|FOR IMMEDIATE RELEASE|
Barbara Ferrara receives first CAPE Award presented at UIS
May 20, 2004
SPRINGFIELD - Barbara Ferrara (left), interim executive director of the Center for State Policy and Leadership at the University of Illinois at Springfield, is the recipient of the first Chancellor’s Academic Professional Excellence Award at UIS. The award was presented at a reception held May 18 in the Public Affairs Center restaurant on campus.
The CAPE Award recognizes U of I academic professionals for their efforts in three general categories: work projects, professional development and affiliations, and contributions to their units. The award has been made at the U of I campuses in Chicago and Urbana-Champaign for a number of years and will now be awarded annually at UIS. While the number of recipients and the amount of their awards varies by campus, UIS recipients receive $500 for personal use and $500 for their departments.
“I am honored to receive this first CAPE Award at UIS,” said Ferrara. “It’s important that the university demonstrates that it recognizes and values what a critical role academic professionals play in the operation of the university and that we, in addition to faculty, contribute in significant ways to the educational and professional accomplishments of the institution.”
All academic professionals are eligible to receive the CAPE Award. Nominations are reviewed by campus committees and candidates’ names are forwarded to the chancellors, who make the final selections.
UIS APAC chair Tom Ambrose said, “I would like to congratulate all the nominees for the CAPE Award, and especially Barbara. She has made significant contributions to the Center and constantly demonstrates her leadership and her commitment to the university.”
UIS Awards Committee chair Carlyn Shank noted, “We could not have been more delighted about Barbara’s selection. Not only does she make outstanding overall contributions to UIS, but she was the founding chair of the Academic Professional Advisory Committee, which was begun shortly following the campus’ merger with the U of I system in 1995.” Ferrara served in the position for four years and was also the first person from UIS to chair the University Professional Personnel Advisory Committee.
The UIS award was based on activities conducted during the past 15 months. During that time, Ferrara has been instrumental in a number of campus efforts, including helping to plan and conduct the 2003 Public Policy Summit, “Politics and Ethics in Illinois: Past, Present and Future,” held at UIS in April 2003, which drew an audience of 250 and was webcast live and later broadcast on Access 4 TV and the Illinois Channel. She also assisted the Survey Research Office in designing a related statewide survey on public perceptions of Illinois’ political culture and state government ethics and corruption and helped edit the summit proceedings, later published as a monograph and on the Center’s website. She is similarly involved with the upcoming 2004 Public Policy Summit, scheduled for June 17, on “Policy Issues in Cyberspace: Cyberethics, E-Commerce, and Spam.”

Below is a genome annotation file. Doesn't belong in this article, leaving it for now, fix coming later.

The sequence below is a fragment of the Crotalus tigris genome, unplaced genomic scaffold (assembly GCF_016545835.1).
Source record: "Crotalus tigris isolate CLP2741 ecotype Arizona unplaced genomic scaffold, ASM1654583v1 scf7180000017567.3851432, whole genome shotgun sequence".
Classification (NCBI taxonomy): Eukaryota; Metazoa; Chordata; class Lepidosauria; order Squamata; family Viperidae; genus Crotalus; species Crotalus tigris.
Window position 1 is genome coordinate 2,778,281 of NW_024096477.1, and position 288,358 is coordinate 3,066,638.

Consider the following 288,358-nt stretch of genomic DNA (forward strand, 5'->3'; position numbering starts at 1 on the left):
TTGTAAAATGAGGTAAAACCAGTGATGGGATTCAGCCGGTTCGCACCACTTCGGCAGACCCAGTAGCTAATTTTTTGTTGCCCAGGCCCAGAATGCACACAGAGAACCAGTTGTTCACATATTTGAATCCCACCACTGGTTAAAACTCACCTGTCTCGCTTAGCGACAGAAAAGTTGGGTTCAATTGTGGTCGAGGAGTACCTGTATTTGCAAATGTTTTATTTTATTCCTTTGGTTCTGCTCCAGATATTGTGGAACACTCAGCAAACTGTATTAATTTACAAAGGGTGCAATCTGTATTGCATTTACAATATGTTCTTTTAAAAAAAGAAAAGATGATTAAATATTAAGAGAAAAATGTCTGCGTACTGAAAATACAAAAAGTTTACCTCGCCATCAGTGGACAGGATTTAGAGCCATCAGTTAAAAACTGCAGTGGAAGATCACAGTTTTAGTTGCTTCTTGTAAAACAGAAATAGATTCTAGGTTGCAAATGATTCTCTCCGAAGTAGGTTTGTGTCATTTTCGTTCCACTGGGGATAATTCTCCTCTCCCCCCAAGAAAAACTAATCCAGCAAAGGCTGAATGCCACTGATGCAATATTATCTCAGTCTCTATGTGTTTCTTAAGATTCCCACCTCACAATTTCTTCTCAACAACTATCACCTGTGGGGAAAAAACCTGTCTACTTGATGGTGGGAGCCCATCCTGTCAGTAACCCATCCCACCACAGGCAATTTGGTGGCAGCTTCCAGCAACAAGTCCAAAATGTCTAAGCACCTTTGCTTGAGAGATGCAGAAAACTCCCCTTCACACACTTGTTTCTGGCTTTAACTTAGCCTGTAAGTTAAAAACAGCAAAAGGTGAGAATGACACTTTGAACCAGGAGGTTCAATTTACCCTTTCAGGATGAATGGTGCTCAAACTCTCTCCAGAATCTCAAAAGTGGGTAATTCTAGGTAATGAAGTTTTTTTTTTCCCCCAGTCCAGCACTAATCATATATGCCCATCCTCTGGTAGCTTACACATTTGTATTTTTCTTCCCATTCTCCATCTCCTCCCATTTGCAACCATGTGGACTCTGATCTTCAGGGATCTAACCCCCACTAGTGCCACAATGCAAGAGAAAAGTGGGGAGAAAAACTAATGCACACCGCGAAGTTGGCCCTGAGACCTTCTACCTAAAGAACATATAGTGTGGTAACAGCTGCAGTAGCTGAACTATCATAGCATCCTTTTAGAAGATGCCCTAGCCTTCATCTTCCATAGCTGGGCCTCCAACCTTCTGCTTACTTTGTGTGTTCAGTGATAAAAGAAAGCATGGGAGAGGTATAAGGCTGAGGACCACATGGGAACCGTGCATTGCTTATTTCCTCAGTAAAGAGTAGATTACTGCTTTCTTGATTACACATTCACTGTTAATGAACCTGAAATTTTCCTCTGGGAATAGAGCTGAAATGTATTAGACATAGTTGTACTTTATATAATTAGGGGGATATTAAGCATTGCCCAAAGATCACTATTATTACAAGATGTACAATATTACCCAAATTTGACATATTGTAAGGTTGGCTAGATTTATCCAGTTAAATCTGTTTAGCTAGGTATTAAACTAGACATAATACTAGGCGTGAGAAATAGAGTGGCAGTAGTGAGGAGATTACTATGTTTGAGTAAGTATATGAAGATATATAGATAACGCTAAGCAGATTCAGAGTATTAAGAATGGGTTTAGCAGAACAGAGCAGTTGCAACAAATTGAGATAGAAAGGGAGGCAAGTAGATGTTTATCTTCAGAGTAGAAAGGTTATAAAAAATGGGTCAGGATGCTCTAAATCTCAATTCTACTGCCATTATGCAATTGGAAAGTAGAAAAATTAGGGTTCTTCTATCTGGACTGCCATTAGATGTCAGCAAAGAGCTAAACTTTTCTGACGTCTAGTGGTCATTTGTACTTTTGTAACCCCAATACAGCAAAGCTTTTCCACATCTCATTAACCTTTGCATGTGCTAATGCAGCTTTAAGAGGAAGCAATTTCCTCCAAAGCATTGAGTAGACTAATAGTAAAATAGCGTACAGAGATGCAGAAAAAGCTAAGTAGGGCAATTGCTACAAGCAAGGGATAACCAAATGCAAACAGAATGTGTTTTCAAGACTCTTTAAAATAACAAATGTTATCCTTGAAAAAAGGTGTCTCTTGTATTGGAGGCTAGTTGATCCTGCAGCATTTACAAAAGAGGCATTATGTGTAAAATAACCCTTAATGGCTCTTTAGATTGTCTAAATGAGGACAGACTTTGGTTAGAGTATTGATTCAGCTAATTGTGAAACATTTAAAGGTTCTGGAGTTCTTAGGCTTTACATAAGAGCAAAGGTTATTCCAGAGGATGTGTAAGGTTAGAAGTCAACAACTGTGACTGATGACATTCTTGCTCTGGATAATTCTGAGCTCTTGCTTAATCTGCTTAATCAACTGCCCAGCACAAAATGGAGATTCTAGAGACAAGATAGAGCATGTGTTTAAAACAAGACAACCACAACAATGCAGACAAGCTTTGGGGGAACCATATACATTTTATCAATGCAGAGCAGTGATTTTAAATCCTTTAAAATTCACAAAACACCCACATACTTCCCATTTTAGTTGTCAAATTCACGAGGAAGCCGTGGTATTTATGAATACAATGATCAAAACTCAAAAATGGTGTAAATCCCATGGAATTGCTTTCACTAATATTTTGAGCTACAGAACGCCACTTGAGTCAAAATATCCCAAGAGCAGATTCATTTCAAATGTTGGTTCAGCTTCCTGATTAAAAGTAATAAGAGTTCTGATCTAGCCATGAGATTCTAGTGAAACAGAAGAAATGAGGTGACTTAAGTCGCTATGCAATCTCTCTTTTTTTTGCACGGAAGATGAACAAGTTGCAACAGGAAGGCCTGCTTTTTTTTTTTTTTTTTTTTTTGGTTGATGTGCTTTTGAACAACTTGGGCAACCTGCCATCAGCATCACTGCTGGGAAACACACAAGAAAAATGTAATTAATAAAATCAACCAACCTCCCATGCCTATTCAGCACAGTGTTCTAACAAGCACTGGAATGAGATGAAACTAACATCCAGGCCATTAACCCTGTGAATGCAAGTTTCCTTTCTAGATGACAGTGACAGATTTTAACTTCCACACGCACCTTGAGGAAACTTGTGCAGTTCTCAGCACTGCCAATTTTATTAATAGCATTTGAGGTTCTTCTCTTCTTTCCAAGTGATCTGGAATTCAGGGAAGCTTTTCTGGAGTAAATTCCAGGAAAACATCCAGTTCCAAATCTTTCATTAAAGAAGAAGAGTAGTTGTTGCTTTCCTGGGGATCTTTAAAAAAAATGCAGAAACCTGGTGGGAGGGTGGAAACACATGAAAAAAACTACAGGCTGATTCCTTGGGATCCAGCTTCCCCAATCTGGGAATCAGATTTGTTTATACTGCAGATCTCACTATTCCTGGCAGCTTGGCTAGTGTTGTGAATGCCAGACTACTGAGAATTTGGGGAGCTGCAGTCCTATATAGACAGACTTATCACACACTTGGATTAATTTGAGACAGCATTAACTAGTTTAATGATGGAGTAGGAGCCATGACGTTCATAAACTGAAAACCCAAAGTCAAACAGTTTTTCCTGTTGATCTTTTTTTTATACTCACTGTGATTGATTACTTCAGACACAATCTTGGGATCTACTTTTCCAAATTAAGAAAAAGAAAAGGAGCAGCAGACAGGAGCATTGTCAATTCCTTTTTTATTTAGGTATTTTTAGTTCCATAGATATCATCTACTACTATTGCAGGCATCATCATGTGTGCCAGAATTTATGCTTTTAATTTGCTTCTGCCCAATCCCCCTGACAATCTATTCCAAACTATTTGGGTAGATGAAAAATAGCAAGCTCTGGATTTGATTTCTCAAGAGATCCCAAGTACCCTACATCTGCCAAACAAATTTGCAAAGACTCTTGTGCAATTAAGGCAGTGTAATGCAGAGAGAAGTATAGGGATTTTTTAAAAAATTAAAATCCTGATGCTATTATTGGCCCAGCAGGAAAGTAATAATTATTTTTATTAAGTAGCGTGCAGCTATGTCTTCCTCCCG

In the period under review, Ferrara also served on the board of directors of the Illinois Channel, an independent, non-profit corporation modeled after C-SPAN, and represented the U of I as a member of the Illinois Attorney General’s Charitable Advisory Council, advising on issues related to regulation of the nonprofit sector in Illinois. She is currently a student in UIS’ Doctor of Public Administration program.
Other finalists for the UIS CAPE Award were Peggy Dunn, program coordinator of the CSPL’s Public Policy High School Initiative; Jonathan GoldbergBelle, director of the Office of International Affairs; Kim Hayden, director of the Office of Graduate Intern Programs; Terri Jackson, coordinator of Multicultural Student Affairs; Tulio Llosa, academic technology services specialist in Educational Technology; and Chuck Schrage, vice president for Alumni Relations.
The Academic Professional Advisory Committee at UIS is an elected body whose function, as defined by University statutes, is to furnish a channel of communication between academic professional staff and the administrative officers of the University.
The Center for State Policy and Leadership, comprised of 10 units and with a total budget of about $8 million, helps UIS accomplish its public affairs mission through applied research, media, citizen education, internships, and training programs involving faculty, students, staff, and outside partners.
|The University of Illinois at Springfield, one of three U of I campuses, is a small, public liberal arts university that offers 40 degree programs – 20 bachelor’s, 19 master’s, and the Doctorate of Public Administration. UIS has a special mission in public affairs and service and is known for extraordinary internships, a wireless campus, extensive online offerings, and a commitment to teaching.|
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